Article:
But a ranking of the top 100 songs in country music history is bound to contain a few surprises, and the new one by Country Music Television is no exception.
Is Tammy Wynette's 1968 classic "Stand by Your Man" truly the best country song of all time? Should Garth Brooks' "Friends in Low Places" rank that high (No. 6)? Is the Eagles' "Desperado" really a country song? And where's Merle Haggard's "The Fightin' Side of Me"?
"Everyone has personal favorites that didn't make the list," said Kaye Zusmann, CMT's vice president of program development and production. "Everyone will look and say, 'How can that not make it on there?'"
The list was revealed in a Wednesday concert on the eve of Nashville's annual Fan Fair country music festival. The two-hour concert will be broadcast on CMT at 8 p.m. EDT Sunday. It'll be preceded by a four-hour documentary about the songs.
Country Music Television, like CBSNews.com, is owned by Viacom, Inc.
The process began last summer when CMT asked music critics, historians and journalists to identify the genre's greatest songs. They came up with 600 titles.
That list went to voting members of the Country Music Association, which consists of songwriters, musicians, singers and other industry insiders, who whittled it down to 100 songs and ranked them.
The criteria were loose. Statistics such as weeks on the chart or total sales didn't matter, Zusmann said, only the "emotional, visceral connection people have to a song."
That figured heavily in the top choice, "Stand by Your Man," Wynette's plea to women to forgive their wayward men.
"It's the prototypical country song," Zusmann said. "It has everything."
George Jones, Wynette's husband from 1969 to '75 and duet partner, said Tuesday that "Stand by Your Man" touched both men and women, especially with the Vietnam War pulling couples apart.
"When you're away from home, it enters your mind, you know," he said. "You hope she's not fooling around, and you're missing home."
Jones, who has the No. 2 song on the list with "He Stopped Loving Her Today," said Wynette's signature song "belongs where it is."
Co-written by Wynette and producer Billy Sherrill, it was a hit on country and pop radio as the feminist movement was taking off in the late '60s, and Wynette took some heat for it.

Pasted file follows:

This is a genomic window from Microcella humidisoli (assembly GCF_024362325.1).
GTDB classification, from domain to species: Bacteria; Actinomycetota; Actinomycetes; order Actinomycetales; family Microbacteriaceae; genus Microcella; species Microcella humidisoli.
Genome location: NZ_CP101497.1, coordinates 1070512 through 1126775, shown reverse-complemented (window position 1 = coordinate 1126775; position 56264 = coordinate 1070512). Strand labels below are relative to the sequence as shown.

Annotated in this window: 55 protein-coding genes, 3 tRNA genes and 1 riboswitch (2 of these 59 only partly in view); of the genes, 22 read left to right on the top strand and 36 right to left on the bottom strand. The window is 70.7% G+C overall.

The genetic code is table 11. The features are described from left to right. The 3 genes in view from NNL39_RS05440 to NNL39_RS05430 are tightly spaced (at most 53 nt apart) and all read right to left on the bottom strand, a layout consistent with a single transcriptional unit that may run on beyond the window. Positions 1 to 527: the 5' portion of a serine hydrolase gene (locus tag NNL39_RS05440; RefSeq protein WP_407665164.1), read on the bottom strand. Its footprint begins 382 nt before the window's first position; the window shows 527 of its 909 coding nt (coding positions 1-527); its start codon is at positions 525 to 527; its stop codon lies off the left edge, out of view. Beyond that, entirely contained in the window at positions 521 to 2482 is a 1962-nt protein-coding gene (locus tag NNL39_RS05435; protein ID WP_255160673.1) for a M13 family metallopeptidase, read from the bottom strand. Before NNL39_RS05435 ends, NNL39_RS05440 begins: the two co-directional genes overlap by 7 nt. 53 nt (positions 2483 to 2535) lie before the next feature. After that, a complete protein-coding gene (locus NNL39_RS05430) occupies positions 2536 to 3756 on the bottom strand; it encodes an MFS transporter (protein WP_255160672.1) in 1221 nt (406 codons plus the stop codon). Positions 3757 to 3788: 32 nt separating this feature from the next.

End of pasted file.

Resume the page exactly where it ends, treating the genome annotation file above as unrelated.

The song resurfaced in 1992 when then presidential candidate Bill Clinton and wife, Hillary, appeared on CBS News' 60 Minutes shortly after Gennifer Flowers alleged she had an affair with Clinton.
"I'm not sitting here as some little woman standing by my man like Tammy Wynette," Mrs. Clinton said.
Wynette demanded an apology, saying Mrs. Clinton had "offended every true country music fan and every person who has made it on their own with no one to take them to a White House."
Mrs. Clinton said she didn't mean to hurt Wynette's feelings, and Wynette later performed at a Clinton fund-raiser. When the singer died in 1998, the Clintons issued a statement calling her a legend.
Rounding out the CMT top 10, in order, after Wynette and Jones: Patsy Cline's "Crazy," Johnny Cash's "Ring of Fire," Hank Williams' "Your Cheatin' Heart," Brooks' "Friends in Low Places," Cline's "I Fall to Pieces," Glen Campbell's "Galveston," Charlie Rich's "Behind Closed Doors," and Waylon Jennings' and Willie Nelson's "Mommas Don't Let Your Babies Grow Up to Be Cowboys."
Ray Charles, who performs "Behind Closed Doors" at the concert and has the No. 49 song with "I Can't Stop Loving You," said the beauty of a great country song is its simplicity.
"It's very plain, very simple music," Charles said Tuesday. "It's just for the average guy. You don't have to be a scholar or you don't have to be in the elite class or nothing like that. You just have to listen to the music and listen to the lyrics and the lyrics tell everything."